Articles Tagged with drug charges

Charlotte Criminal Lawyer Brad Smith answers the question: “Can I be arrested without evidence against me?”

Getting detained and arrested by the police can be a traumatic experience. The situation often happens rather quickly and only later do you begin to think about how the incident unfolded. While most people understand that they have constitutional rights, they often forget about them completely when they are under the stress of being detained or questioned by law enforcement. When you watch television crime shows you may notice that when someone is arrested without their rights having been read, the judge might throw the entire case out. Although this happens on fictional programs, it is not what usually occurs in real life.

Charlotte DWI Lawyer Brad Smith answers the question: “If I simply intend to plead guilty, why do I need a lawyer?”

You are driving along and suddenly you see flashing red lights and hear a siren behind you. You are being pulled over by the police. Even if you are not doing anything wrong, you are likely to feel panicky and scared. When law enforcement pulls you over they will come to your window and ask for your name, your driver’s license, vehicle registration, and proof of insurance. The officer will return to the police car to check your license and will come back to your car to talk to you about the incident. In some cases, the police want to search your vehicle, but should you allow them to do so? Though you may not have anything to hide, you may not feel comfortable with the police checking the inside of your car.

Charlotte Criminal Lawyer Brad Smith answers the question: “Can I be arrested without evidence against me?”

Facing a drug distribution charge is a very serious matter. But how do law enforcement officers and prosecutors decide whether to charge you with possession of a controlled substance, a lesser charge, or distribution or trafficking of a controlled substance, the more serious charge?

Charlotte DWI Lawyer Brad Smith answers the question: “Can the police search my car without a warrant?”

In North Carolina, felony drug charges are one of the most serious crimes an individual can face. A conviction could lead to hefty fines and decades in prison, not to mention that a drug conviction on your criminal record will impact your ability to find a job, go to college, and even find a place to live, among other consequences.

Charlotte Criminal Lawyer Brad Smith answers the question: “Should I talk to the police?”

A 30-year-old man from Charlotte is facing multiple drug possession charges following an undercover police sting operation. The report brings North Carolina’s drug possession laws back into the spotlight.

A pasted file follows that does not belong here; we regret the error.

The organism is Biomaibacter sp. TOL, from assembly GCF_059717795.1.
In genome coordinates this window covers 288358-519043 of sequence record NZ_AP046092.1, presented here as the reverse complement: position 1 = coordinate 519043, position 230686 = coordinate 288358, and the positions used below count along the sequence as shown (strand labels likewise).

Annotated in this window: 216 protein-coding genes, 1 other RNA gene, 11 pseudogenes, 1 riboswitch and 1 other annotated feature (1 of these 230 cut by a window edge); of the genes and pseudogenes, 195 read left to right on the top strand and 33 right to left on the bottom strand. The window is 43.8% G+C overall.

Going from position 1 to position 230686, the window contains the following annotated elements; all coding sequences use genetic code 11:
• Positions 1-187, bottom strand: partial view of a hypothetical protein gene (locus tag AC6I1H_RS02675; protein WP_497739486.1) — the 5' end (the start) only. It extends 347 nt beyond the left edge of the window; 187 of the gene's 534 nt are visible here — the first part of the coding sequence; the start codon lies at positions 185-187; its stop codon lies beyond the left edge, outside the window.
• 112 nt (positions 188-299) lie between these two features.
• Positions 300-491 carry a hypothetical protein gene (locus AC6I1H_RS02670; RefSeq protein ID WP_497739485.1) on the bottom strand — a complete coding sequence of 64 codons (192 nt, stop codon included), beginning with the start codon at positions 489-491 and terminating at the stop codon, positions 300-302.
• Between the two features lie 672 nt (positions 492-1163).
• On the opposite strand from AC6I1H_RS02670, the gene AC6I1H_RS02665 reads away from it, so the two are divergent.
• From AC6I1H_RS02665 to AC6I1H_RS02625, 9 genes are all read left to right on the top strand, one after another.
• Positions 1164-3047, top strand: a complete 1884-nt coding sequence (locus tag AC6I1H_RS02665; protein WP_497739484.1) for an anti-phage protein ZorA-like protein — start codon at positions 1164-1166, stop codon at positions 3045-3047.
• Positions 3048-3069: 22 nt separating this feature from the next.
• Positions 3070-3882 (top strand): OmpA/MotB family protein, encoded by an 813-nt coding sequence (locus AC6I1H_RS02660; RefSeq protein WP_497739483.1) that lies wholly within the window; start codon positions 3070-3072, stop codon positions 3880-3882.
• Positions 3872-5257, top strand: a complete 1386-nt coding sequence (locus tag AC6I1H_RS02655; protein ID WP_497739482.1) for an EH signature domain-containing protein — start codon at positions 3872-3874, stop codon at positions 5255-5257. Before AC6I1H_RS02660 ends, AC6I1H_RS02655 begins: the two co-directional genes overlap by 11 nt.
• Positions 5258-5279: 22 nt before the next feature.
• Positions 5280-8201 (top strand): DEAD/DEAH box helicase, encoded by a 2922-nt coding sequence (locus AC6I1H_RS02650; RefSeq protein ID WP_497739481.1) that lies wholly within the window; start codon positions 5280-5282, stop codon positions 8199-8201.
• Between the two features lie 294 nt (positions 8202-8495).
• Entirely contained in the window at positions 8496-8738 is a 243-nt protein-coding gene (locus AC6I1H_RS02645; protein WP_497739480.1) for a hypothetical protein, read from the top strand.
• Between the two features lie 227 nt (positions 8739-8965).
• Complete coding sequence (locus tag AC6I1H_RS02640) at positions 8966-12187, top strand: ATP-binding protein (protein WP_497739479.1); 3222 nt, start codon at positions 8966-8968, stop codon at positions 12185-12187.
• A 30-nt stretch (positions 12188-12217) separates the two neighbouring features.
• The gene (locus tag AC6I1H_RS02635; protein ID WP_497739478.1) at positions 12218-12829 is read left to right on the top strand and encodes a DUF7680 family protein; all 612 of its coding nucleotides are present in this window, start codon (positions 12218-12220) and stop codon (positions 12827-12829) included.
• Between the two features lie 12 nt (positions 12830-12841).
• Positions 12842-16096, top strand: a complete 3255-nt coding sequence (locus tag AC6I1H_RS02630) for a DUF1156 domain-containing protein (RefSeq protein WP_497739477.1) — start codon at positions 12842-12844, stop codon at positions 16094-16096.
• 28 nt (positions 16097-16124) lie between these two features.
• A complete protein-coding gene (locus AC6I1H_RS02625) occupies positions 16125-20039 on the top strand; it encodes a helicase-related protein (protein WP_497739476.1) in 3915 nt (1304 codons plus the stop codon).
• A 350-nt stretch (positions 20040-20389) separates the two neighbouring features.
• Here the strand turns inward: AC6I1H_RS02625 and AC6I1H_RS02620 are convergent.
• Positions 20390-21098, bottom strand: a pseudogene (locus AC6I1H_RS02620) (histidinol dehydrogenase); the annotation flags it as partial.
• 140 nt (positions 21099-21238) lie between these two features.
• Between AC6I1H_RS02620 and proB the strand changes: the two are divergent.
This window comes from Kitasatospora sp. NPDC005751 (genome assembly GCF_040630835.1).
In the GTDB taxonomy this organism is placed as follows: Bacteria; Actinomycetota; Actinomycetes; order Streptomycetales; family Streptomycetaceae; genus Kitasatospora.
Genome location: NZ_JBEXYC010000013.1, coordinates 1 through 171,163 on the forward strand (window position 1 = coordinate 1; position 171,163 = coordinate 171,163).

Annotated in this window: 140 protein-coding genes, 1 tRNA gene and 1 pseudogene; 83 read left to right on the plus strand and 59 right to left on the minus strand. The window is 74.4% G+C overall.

Charlotte Criminal Lawyer Brad Smith answers the question: “What are the long term effects of being convicted of a crime?”

Criminal charges and the subsequent trial that follow can raise legal questions for North Carolina courts. There are always new issues that arise and new considerations to be taken into account. Recently, the North Carolina Court of Appeals has further expanded upon drug identification in criminal cases. The appeals court has ruled on drug identification at different points throughout the year, but this new ruling adds in an extra wrinkle to identifying drugs.

Charlotte DWI Lawyer Brad Smith answers the question: “Can the police search my car without a warrant?”

The state of North Carolina is strict on drug crimes. In an effort to eliminate the use of drugs throughout the state, courts and lawmakers have been eager to crack down on the use, sale, and possession of controlled substances. Recently, the North Carolina Supreme Court has broadened the meaning of “maintaining a dwelling” as it pertains to using, selling, or storing a controlled substance. In State v. Rogers, the court disavows previous courts’ use of  “maintaining a dwelling” and broadens the use of the term.

Charlotte DWI Lawyer Brad Smith answers the question: “What should I do if I have been pulled over and I have been drinking ?”

Everyone who reads or watches the news knows about the devastating impact drug addiction has had on the country. Families in every county of every state have been ripped apart due to the allure of drugs, whether those obtained on the streets or those obtained through a pharmacy. Opioids in particular have blazed a path of destruction across large swaths of the country.

Charlotte DWI Lawyer Brad Smith answers the question: “Can the police search my car without a warrant?”

In what is reported as the first federal ruling of its kind, a federal judge in New York ruled this August that the government cannot use a fake cell tower known as a stingray to locate a drug suspect in his apartment. A stingray simulates a cell phone tower in order to determine a mobile phone’s physical location; the device acts to intercept data from a targeted phone and other information from other phones that are within its vicinity.

Charlotte DWI Lawyer Brad Smith answers the question: “Can the police search my car without a warrant?”

It has long been the case that police can claim they smell marijuana in order to gain the probable cause needed to search your person, vehicle or other personal property you have with you in states where the substance is still illegal.

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